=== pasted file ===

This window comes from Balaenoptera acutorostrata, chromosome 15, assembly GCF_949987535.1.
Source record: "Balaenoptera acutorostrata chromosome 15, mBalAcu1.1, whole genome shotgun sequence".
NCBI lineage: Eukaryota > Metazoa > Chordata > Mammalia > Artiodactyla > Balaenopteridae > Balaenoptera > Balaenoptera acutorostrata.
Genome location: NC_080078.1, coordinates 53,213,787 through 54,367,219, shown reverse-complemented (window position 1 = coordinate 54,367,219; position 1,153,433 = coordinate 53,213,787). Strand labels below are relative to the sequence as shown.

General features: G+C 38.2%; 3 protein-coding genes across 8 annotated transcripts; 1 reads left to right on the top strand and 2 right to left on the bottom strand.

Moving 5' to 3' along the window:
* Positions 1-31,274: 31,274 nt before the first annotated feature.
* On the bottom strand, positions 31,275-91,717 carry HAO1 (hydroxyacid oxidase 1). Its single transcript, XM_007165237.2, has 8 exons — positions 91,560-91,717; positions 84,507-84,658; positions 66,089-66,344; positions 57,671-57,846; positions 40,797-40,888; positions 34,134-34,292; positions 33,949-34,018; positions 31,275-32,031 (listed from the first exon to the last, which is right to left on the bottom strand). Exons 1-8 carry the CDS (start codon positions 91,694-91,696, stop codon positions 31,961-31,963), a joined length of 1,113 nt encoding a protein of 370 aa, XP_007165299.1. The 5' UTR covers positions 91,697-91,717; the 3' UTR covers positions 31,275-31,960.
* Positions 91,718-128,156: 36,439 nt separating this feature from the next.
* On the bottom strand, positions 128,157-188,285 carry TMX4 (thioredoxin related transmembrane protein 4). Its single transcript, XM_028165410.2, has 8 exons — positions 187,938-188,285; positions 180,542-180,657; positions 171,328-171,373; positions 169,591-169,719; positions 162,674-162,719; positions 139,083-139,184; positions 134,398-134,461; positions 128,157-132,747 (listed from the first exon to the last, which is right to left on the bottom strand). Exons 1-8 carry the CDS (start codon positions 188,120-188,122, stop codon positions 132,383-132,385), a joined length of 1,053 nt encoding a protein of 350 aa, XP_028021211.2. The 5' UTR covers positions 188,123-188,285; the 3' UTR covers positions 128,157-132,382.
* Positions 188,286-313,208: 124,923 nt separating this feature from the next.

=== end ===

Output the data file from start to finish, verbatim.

This window comes from Balaenoptera acutorostrata, chromosome 15, assembly GCF_949987535.1.
Source record: "Balaenoptera acutorostrata chromosome 15, mBalAcu1.1, whole genome shotgun sequence".
NCBI lineage: Eukaryota > Metazoa > Chordata > Mammalia > Artiodactyla > Balaenopteridae > Balaenoptera > Balaenoptera acutorostrata.
Genome location: NC_080078.1, coordinates 53,213,787 through 54,367,219, shown reverse-complemented (window position 1 = coordinate 54,367,219; position 1,153,433 = coordinate 53,213,787). Strand labels below are relative to the sequence as shown.

General features: G+C 38.2%; 3 protein-coding genes across 8 annotated transcripts; 1 reads left to right on the top strand and 2 right to left on the bottom strand.

Moving 5' to 3' along the window:
* Positions 1-31,274: 31,274 nt before the first annotated feature.
* On the bottom strand, positions 31,275-91,717 carry HAO1 (hydroxyacid oxidase 1). Its single transcript, XM_007165237.2, has 8 exons — positions 91,560-91,717; positions 84,507-84,658; positions 66,089-66,344; positions 57,671-57,846; positions 40,797-40,888; positions 34,134-34,292; positions 33,949-34,018; positions 31,275-32,031 (listed from the first exon to the last, which is right to left on the bottom strand). Exons 1-8 carry the CDS (start codon positions 91,694-91,696, stop codon positions 31,961-31,963), a joined length of 1,113 nt encoding a protein of 370 aa, XP_007165299.1. The 5' UTR covers positions 91,697-91,717; the 3' UTR covers positions 31,275-31,960.
* Positions 91,718-128,156: 36,439 nt separating this feature from the next.
* On the bottom strand, positions 128,157-188,285 carry TMX4 (thioredoxin related transmembrane protein 4). Its single transcript, XM_028165410.2, has 8 exons — positions 187,938-188,285; positions 180,542-180,657; positions 171,328-171,373; positions 169,591-169,719; positions 162,674-162,719; positions 139,083-139,184; positions 134,398-134,461; positions 128,157-132,747 (listed from the first exon to the last, which is right to left on the bottom strand). Exons 1-8 carry the CDS (start codon positions 188,120-188,122, stop codon positions 132,383-132,385), a joined length of 1,053 nt encoding a protein of 350 aa, XP_028021211.2. The 5' UTR covers positions 188,123-188,285; the 3' UTR covers positions 128,157-132,382.
* Positions 188,286-313,208: 124,923 nt separating this feature from the next.